"It was one of my worst days of my life," Giroux told NHL.com. "I remember sitting here and telling myself we're just one game away from the Stanley Cup. That's what you live for, to win that Cup, and to see that we were that close, it hurts."
That night -- Game 6 of the Stanley Cup Final -- Giroux and his teammates were left to mourn how close they had gotten while the Chicago Blackhawks were on the ice, skating laps with the Cup.
For the first time since that night, the Blackhawks are back in Philadelphia on Thursday here at Wells Fargo Center, and while the talk in the visiting room was about all the fun they had -- Patrick Kane even tried to re-enact his Cup-clinching overtime goal -- the Flyers were left to deal with less pleasant memories.
Emery sees career come full-circleAdam Kimelman - NHL.com Staff Writer
The last time Ray Emery left Philadelphia, his destination was an uncertain future that almost certainly didn't include playing professional hockey. READ MORE ›
Matt Carle told NHL.com that the sting comes from losing; that it was to the Blackhawks isn't really important.
"I don't know if it's anger toward them or disappointment that we lost," he said. "Doesn't matter who the team was, you're always going to remember that no matter how long you play in the League or how many Cups you win, you're going to remember the one you lost. It has nothing to do with the Blackhawks, just disappointment we lost in general."
For obvious reasons, the Flyers are more concerned with living in the present, rather than dwelling on their ultimate loss. Part of that comes from the fact that just seven active players remain from that Cup Final team -- forwards Giroux, Scott Hartnell, Danny Briere and James van Riemsdyk, and defensemen Carle, Kimmo Timonen and Braydon Coburn. On the other side, Chicago only has eight players remaining from that night.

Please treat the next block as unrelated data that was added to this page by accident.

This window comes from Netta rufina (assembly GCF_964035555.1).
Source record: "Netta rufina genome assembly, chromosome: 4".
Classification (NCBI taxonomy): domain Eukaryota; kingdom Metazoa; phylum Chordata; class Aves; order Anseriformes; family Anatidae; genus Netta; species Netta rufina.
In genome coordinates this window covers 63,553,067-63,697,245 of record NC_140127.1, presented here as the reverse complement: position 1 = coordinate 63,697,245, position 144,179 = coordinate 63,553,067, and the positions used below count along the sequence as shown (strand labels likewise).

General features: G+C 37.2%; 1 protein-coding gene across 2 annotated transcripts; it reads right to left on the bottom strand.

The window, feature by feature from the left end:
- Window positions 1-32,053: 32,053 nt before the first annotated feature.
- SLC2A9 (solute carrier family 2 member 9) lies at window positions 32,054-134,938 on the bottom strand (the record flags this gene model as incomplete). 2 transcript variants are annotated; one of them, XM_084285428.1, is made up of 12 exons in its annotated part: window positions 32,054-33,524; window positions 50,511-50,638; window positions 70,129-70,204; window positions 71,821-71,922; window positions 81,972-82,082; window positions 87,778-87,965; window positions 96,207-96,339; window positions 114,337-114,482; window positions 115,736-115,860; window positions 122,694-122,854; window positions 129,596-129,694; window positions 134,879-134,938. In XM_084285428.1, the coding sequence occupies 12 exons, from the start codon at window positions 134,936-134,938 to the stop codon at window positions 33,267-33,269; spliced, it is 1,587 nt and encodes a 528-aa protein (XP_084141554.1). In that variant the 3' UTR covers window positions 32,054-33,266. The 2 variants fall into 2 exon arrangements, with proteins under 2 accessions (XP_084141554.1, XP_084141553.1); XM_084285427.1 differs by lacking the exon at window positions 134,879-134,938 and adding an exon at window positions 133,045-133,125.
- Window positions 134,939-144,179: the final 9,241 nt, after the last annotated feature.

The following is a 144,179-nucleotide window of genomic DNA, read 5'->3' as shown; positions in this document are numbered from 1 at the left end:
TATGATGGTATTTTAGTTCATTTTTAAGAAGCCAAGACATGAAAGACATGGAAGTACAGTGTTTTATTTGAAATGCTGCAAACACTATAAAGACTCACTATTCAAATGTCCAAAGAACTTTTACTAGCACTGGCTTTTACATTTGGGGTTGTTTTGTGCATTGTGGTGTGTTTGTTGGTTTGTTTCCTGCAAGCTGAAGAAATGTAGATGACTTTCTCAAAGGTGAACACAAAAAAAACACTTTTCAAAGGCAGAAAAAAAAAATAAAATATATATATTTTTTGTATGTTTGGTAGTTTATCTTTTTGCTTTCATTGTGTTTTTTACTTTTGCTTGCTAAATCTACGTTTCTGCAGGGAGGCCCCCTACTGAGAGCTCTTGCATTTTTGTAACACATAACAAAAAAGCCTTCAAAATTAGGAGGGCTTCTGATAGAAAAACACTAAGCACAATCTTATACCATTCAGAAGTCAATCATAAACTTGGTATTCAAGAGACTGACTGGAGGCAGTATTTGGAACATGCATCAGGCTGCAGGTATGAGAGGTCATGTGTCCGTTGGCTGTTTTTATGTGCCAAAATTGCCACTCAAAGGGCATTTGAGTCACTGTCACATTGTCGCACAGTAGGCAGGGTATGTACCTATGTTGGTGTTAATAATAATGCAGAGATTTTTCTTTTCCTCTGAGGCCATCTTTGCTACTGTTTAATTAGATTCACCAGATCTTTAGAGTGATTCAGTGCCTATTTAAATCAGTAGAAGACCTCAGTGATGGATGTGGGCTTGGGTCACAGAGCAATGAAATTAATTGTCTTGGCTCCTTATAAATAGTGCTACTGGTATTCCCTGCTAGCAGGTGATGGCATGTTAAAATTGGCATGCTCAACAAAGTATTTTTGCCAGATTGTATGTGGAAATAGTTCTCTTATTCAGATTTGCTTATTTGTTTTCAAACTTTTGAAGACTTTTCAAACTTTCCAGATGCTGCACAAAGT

"There's been a lot of change on both sides, in both dressing rooms," Coburn said. "We play these guys so few times during the year, just once this year. I think it just boils down to, it's the best Western Conference team coming into our building and we have to be ready and be able to respond, especially because we want to get back to the top of the East here."
The common sentiment from the Flyers was that it's far more important for them to be facing one of the best teams in the Western Conference today, rather than the top team in the League two seasons ago. The Flyers enter the night fourth in the Eastern Conference, four points behind the first-place New York Rangers.
"Once the game starts tonight, it'll be about the team there now," Coburn said. "They've got a lot of talent and a lot of … they got a good team there. We have to be ready for what's going on and be present and be in the moment."
Contact Adam Kimelman at email@example.com. Follow him on Twitter: @NHLAdamK